NAIROBI (Reuters) - Kenya’s army said it killed a regional commander from Somalia’s al Shabaab group, and possibly also a Briton who joined the militants, in fighting over the weekend.
Eleven Somali militants and two Kenyan soldiers were killed when al Qaeda-linked al-Shabaab fighters attacked a military base in Kenya’s northern coastal region of Lamu County, officials said.
Al Shabaab confirmed the weekend attack, saying “many Kenyan soldiers were killed”, without giving precise figures. It gave no details about any al Shabaab members killed. The group often cites a higher death toll than officials.
Among those killed was al Shabaab’s Luqman Osman Issa, also known as Shirwa, blamed for leading attacks on Kenya’s Mpeketoni area a year ago in which 65 people were killed, Kenya Defense Forces spokesman Colonel David Obonyo said on Monday.
“This is a big victory for us and also a major setback for al Shabaab because now there is no mainstream commander in the Lamu area,” he told Reuters, adding Shirwa’s body was in a morgue in Mpeketoni.
He also said the dead may have included Thomas Evans, also known as Abdul Hakim, a Briton in his mid-20s who had converted to Islam aged 19 and later joined al Shabaab. Obonyo said data about Evans and pictures publicly available “point at him”.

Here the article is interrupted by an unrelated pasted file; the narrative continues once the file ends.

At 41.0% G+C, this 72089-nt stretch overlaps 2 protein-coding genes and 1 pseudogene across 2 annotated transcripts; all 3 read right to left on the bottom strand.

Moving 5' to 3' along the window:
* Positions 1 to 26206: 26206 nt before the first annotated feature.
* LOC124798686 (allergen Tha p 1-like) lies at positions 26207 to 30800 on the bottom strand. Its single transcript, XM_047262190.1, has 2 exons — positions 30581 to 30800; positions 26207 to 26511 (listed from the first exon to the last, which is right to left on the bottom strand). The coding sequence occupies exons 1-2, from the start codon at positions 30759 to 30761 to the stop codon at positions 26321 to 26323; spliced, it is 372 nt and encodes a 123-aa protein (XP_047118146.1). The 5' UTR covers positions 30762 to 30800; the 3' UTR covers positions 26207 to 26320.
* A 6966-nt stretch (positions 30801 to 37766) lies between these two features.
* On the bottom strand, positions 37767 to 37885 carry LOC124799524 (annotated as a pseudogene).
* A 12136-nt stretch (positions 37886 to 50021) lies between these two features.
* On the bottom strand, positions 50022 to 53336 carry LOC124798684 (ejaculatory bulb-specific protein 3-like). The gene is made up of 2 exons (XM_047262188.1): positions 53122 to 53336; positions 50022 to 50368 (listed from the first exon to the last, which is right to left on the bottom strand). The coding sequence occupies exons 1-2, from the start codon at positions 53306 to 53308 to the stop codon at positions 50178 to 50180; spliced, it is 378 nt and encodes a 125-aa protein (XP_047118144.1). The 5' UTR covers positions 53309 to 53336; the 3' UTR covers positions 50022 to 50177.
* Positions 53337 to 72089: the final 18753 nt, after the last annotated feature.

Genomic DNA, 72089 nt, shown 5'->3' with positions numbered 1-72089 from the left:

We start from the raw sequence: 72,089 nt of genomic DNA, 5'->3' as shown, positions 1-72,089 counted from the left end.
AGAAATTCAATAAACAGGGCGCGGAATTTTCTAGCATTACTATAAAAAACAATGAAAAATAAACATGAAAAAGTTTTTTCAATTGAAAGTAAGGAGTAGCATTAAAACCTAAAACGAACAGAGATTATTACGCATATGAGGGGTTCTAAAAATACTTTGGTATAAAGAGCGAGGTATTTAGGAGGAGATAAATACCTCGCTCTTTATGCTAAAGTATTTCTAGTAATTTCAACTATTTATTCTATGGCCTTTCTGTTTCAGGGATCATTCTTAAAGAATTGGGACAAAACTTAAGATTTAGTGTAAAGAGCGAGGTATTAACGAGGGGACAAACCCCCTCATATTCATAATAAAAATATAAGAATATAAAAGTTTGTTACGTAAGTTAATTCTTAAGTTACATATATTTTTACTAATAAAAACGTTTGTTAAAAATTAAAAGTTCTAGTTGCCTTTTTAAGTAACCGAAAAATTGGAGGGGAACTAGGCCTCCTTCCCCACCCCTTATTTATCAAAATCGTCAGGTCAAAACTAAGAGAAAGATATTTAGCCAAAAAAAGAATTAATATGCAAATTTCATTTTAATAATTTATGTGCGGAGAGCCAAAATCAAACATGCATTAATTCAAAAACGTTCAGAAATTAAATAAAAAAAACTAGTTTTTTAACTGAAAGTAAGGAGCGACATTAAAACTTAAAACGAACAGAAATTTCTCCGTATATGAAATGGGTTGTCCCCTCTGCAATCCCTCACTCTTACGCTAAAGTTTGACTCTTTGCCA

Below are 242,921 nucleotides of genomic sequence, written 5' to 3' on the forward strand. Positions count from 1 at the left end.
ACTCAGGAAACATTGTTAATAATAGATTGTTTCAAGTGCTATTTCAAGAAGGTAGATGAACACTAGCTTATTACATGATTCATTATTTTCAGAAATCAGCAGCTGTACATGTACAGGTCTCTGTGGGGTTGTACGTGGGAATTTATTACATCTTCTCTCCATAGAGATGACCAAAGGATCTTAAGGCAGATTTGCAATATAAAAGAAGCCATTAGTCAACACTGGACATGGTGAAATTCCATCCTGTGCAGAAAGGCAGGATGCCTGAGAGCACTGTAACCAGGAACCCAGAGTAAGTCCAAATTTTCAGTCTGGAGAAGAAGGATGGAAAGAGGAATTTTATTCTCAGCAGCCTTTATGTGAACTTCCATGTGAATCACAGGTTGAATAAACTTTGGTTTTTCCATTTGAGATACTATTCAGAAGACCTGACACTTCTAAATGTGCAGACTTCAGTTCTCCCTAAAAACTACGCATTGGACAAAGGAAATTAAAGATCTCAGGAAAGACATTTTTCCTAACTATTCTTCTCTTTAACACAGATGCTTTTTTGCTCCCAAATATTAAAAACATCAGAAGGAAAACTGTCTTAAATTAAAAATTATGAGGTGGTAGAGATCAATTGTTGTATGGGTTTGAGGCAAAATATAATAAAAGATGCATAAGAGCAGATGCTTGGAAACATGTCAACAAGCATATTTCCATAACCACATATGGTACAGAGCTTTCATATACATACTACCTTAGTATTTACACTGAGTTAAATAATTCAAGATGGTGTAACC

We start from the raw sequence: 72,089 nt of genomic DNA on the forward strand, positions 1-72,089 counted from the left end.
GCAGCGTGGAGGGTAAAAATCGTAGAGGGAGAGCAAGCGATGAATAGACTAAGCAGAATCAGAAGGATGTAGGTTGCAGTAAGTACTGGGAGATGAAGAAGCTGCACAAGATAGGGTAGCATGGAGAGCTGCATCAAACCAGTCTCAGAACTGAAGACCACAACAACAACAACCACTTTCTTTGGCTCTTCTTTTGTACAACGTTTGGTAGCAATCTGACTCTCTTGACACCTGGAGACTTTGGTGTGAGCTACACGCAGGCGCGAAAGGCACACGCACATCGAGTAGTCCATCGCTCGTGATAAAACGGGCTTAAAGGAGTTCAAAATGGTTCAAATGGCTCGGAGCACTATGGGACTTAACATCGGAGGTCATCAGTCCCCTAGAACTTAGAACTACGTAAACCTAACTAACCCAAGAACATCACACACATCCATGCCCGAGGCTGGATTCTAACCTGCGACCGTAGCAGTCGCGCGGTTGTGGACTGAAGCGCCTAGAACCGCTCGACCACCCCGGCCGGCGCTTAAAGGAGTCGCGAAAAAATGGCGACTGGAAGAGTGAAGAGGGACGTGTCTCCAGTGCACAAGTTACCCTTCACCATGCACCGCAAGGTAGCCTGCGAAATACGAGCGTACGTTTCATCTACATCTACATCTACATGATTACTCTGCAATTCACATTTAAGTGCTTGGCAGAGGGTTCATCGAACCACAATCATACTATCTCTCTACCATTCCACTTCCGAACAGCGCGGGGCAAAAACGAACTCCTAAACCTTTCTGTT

“But we cannot be certain becomes sometimes looks can be deceiving. The necessary forensic investigations are being done including a DNA test I understand,” he said, adding police were carrying out the tests.
Obonyo said another man of apparently of Caucasian or Arab origin was among the dead, while the others killed appeared to be from the region.
Al Shabaab, which seeks to overthrow the Western-backed Somali government and impose its strict interpretation of Islamic law, has frequently targeted neighboring Kenya in recent years, saying it is retaliating for Kenya’s participation in an African Union peacekeeping force in Somalia.
In April, al Shabaab militants raided a university in the northern Kenyan city of Garissa, killing nearly 150 students, and in September 2013 militants killed at least 67 people in an attack on Nairobi’s Westgate shopping mall.
Reporting by Edmund Blair; Editing by Andrew Heavens